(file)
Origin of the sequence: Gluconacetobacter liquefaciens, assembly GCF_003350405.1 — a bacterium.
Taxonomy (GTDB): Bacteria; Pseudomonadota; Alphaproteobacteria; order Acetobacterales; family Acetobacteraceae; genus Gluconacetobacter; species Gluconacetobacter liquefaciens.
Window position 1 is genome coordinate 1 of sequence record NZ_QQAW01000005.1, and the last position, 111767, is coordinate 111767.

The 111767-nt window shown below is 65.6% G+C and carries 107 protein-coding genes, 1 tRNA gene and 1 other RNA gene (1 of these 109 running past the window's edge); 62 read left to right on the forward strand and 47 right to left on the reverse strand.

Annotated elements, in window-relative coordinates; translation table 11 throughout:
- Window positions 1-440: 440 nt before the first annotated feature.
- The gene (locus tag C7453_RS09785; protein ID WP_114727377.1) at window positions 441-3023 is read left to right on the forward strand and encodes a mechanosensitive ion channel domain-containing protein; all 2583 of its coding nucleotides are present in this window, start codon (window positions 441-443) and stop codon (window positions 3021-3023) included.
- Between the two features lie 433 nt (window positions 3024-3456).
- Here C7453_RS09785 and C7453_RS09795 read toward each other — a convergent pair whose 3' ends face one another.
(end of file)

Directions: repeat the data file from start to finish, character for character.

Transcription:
Origin of the sequence: Gluconacetobacter liquefaciens, assembly GCF_003350405.1 — a bacterium.
Taxonomy (GTDB): Bacteria; Pseudomonadota; Alphaproteobacteria; order Acetobacterales; family Acetobacteraceae; genus Gluconacetobacter; species Gluconacetobacter liquefaciens.
Window position 1 is genome coordinate 1 of sequence record NZ_QQAW01000005.1, and the last position, 111767, is coordinate 111767.

The 111767-nt window shown below is 65.6% G+C and carries 107 protein-coding genes, 1 tRNA gene and 1 other RNA gene (1 of these 109 running past the window's edge); 62 read left to right on the forward strand and 47 right to left on the reverse strand.

Annotated elements, in window-relative coordinates; translation table 11 throughout:
- Window positions 1-440: 440 nt before the first annotated feature.
- The gene (locus tag C7453_RS09785; protein ID WP_114727377.1) at window positions 441-3023 is read left to right on the forward strand and encodes a mechanosensitive ion channel domain-containing protein; all 2583 of its coding nucleotides are present in this window, start codon (window positions 441-443) and stop codon (window positions 3021-3023) included.
- Between the two features lie 433 nt (window positions 3024-3456).
- Here C7453_RS09785 and C7453_RS09795 read toward each other — a convergent pair whose 3' ends face one another.